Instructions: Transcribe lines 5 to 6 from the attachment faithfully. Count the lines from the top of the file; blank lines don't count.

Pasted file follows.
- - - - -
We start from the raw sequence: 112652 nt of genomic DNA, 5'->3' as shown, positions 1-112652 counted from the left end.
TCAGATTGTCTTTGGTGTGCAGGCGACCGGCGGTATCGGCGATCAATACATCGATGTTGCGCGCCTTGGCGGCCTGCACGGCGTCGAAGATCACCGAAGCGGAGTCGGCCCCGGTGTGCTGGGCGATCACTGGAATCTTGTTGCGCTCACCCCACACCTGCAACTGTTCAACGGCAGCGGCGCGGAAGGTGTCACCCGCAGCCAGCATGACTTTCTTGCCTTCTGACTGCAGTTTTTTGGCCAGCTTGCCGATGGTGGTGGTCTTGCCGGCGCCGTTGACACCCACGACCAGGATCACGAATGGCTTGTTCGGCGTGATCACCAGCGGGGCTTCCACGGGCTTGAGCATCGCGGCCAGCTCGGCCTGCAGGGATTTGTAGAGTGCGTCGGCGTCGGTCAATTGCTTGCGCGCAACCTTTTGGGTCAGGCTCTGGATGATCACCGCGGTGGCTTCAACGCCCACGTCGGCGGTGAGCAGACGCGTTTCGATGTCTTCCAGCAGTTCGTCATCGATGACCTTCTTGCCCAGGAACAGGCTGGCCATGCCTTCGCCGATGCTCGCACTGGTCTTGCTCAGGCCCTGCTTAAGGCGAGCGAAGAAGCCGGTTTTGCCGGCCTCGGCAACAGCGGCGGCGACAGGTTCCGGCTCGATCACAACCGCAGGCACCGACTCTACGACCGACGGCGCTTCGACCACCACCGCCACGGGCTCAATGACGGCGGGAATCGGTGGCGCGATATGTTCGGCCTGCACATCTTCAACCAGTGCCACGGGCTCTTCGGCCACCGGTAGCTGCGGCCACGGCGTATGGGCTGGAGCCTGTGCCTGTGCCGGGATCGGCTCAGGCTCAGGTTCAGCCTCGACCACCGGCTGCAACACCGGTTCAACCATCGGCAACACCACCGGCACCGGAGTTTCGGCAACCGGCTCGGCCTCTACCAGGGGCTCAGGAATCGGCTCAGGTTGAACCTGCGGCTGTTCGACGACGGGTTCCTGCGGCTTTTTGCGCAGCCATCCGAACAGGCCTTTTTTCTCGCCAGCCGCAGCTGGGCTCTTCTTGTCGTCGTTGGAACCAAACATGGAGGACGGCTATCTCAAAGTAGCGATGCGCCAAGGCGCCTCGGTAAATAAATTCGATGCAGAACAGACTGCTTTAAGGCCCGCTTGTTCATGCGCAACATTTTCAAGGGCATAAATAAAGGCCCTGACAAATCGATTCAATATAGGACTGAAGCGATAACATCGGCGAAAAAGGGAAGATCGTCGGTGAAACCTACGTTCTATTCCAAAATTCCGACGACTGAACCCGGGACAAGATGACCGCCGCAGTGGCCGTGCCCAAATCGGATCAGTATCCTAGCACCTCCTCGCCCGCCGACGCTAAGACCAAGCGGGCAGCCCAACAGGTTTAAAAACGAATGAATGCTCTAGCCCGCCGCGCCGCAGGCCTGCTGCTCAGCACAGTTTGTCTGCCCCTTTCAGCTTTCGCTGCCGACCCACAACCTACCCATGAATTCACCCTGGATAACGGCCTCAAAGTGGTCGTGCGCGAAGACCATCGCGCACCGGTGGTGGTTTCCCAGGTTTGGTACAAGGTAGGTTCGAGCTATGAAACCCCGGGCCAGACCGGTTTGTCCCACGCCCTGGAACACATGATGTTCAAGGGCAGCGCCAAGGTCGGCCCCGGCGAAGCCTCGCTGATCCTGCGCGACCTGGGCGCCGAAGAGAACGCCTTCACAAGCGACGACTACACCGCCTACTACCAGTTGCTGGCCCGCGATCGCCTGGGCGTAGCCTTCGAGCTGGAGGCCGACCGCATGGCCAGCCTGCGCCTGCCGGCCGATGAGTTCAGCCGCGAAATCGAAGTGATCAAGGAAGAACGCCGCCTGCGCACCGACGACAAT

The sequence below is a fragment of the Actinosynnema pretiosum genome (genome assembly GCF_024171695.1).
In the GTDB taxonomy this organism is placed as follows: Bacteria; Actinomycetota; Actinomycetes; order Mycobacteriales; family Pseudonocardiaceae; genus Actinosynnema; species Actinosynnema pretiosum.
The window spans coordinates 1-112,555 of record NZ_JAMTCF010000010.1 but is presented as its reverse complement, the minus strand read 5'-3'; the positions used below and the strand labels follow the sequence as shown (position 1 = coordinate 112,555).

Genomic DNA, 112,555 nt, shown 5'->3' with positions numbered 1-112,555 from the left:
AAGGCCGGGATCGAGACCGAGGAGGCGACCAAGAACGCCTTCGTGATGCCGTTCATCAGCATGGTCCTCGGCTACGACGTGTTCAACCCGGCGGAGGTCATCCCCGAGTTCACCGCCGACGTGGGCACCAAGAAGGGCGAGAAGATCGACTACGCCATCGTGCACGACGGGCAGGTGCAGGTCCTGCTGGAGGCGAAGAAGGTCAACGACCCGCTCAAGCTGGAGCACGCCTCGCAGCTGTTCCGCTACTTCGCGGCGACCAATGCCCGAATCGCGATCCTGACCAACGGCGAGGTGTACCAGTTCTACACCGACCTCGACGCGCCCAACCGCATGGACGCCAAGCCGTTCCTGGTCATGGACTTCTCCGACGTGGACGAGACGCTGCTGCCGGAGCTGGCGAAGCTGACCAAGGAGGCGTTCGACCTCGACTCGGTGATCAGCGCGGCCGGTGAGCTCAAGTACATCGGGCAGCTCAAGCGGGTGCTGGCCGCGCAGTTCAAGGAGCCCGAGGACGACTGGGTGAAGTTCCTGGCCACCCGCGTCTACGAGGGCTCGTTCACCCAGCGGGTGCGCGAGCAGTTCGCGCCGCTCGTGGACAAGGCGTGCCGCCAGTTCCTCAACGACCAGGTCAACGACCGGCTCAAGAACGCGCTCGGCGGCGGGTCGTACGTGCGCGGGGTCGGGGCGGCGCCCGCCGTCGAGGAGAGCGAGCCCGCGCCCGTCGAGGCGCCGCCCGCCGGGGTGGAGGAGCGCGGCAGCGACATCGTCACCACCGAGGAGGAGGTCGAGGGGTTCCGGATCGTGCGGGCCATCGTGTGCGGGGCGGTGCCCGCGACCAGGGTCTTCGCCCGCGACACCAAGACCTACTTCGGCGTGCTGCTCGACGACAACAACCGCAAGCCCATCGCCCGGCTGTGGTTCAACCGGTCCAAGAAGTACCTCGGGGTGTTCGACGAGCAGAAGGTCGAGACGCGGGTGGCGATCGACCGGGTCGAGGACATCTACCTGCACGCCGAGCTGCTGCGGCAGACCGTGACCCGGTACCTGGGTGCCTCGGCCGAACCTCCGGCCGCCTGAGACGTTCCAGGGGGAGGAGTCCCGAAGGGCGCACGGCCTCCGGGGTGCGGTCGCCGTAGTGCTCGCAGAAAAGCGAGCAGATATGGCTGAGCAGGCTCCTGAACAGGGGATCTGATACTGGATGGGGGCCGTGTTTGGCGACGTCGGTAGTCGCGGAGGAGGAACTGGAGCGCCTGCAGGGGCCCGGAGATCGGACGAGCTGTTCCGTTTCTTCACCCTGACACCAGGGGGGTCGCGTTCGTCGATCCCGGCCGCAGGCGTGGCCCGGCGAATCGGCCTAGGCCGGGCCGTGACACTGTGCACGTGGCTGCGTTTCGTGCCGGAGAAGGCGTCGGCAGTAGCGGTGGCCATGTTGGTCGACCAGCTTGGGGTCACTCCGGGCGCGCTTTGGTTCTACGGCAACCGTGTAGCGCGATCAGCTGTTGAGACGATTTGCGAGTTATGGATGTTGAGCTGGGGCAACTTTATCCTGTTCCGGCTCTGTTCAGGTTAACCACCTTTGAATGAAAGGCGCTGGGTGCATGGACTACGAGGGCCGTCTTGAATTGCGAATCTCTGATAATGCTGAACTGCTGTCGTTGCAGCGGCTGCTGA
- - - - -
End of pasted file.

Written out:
The window spans coordinates 1-112,555 of record NZ_JAMTCF010000010.1 but is presented as its reverse complement, the minus strand read 5'-3'; the positions used below and the strand labels follow the sequence as shown (position 1 = coordinate 112,555).

Genomic DNA, 112,555 nt, shown 5'->3' with positions numbered 1-112,555 from the left: